Australia’s biodiversity is at risk with the federal government approving the majority of large projects before biodiversity offsets are in place, according to new research by Annika Reynolds, Visiting Fellow at The Australian National University (ANU).
Reynolds warns the process is allowing applicants to finalise biodiversity packages that compensate for any potential environmental impacts on threatened species and ecological communities after their project is approved, and potentially commenced.
They said the ‘back to front’ process seriously undermines efforts to sustain and protect irreplaceable Australian ecosystems.
“The reliance of the federal government on post-approval biodiversity offsets is alarming,” Reynolds said.
“Decision-makers are approving projects without being certain that the environmental impacts of that project will ever be compensated, risking biodiversity decline among Australia’s threatened species and ecological communities.
“It undermines the capacity of the Environmental Protection and Biodiversity Conservation Act 1999 (Cth), or EPBC Act, to deliver ecologically sustainable development outcomes.”
The research shows that in 2021, offsets were not finalised in 54 per cent of approvals under the EPBC Act. Far from being a one-off, the study finds that there has been a reliance on post-approval offsetting arrangements across all years assessed, going back to 2011.
While environmental impact assessments are critical to preserving biodiversity, the research finds that “administrative practice, driven by governments seeking to streamline development approvals, is undermining the integrity of the environmental impact assessment process.”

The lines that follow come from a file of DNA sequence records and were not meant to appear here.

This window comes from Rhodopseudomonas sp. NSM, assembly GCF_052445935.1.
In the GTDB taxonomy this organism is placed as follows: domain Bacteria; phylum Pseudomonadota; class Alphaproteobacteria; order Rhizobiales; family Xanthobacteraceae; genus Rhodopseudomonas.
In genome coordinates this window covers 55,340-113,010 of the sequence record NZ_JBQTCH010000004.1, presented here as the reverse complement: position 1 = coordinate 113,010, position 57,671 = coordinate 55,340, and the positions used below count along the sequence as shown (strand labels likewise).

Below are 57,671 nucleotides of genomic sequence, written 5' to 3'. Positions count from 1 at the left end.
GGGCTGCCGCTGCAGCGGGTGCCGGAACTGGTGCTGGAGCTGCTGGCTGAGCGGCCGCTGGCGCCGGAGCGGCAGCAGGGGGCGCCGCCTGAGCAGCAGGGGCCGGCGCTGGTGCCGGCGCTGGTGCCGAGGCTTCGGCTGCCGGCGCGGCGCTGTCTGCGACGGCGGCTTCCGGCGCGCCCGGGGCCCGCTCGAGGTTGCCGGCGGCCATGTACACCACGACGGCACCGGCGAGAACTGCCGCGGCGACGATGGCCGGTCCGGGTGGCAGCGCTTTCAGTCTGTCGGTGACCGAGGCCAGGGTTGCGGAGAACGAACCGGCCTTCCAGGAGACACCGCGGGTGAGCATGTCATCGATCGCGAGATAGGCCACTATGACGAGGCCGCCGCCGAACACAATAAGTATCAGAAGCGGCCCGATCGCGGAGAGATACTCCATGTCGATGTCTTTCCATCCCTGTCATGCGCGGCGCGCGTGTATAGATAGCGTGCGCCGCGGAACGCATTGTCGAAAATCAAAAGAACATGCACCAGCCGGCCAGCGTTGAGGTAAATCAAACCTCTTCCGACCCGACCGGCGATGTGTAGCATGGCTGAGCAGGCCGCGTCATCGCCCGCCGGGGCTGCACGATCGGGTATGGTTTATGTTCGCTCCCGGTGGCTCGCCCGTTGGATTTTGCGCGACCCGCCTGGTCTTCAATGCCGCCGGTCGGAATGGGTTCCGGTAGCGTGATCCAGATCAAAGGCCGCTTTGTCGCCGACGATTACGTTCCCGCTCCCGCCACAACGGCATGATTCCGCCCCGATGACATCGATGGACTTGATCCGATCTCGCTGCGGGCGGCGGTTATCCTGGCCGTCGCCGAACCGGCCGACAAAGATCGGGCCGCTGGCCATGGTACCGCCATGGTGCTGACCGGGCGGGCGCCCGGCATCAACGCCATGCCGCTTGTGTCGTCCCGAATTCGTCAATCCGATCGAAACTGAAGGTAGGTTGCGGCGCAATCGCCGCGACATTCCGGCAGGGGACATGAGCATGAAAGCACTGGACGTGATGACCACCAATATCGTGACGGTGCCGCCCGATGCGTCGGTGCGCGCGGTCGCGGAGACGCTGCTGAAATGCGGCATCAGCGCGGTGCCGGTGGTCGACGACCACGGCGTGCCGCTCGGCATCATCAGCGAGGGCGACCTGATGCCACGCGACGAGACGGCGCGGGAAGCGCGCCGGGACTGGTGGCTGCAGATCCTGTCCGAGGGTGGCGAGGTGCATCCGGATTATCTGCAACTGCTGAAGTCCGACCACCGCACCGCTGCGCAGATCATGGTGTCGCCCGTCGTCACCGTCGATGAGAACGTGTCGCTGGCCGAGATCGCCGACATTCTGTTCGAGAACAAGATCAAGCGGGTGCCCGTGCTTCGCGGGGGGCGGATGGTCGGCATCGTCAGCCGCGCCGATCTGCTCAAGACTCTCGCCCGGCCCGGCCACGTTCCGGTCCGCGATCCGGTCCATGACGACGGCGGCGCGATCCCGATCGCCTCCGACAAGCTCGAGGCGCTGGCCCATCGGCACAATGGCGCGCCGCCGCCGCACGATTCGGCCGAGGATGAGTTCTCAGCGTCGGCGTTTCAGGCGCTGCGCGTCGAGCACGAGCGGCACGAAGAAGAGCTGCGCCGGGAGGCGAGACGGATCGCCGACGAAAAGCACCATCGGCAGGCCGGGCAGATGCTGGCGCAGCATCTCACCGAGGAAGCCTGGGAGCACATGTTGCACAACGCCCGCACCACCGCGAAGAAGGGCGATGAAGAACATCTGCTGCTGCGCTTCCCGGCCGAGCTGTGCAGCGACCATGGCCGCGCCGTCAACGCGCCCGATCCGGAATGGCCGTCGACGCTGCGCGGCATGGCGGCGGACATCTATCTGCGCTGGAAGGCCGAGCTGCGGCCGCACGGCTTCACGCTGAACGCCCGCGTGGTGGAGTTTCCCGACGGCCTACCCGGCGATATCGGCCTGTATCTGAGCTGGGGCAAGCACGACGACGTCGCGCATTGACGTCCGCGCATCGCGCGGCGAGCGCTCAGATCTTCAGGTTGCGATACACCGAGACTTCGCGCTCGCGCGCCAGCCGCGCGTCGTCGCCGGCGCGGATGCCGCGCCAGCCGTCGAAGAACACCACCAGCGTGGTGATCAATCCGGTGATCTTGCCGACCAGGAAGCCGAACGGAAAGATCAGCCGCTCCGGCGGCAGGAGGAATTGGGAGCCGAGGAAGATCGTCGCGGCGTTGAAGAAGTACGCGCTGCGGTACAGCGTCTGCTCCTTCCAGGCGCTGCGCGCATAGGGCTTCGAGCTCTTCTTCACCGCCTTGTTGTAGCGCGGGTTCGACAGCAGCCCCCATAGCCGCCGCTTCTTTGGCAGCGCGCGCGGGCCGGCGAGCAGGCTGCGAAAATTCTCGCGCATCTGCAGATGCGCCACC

“The 2020 independent review of the EPBC Act indicated that post-approval arrangements for offset management was an issue and this study confirms the widespread reliance upon such condition-setting, despite warnings by the ANAO that proponents are increasingly unable to satisfy the conditions of their approval because of biodiversity offset unavailability,” Reynolds said.
“This is an issue that needs urgent attention from the federal government and policymakers, particularly in light of the government’s commitment to preventing further extinctions of Australia’s iconic flora and fauna.
“With the looming spectre of global urbanisation and climate change, a robust environmental impact assessment process is critical to ensure these challenges are addressed.”
The research is published by the Environmental Impact Assessment Review.
A child born now is likely to suffer, on average, three to four times as many climate extreme events in their lifetime as their grandparents did.
Climate change impacts are larger, more rapid and worse than previous estimates, but humanity has the means to tackle the problem, say leading ANU authors of the latest report from the Intergovernmental Panel on Climate Change.
Starting life in captivity can change the wing shape of birds, hindering their chances of surviving migratory flights when they are released into the wild.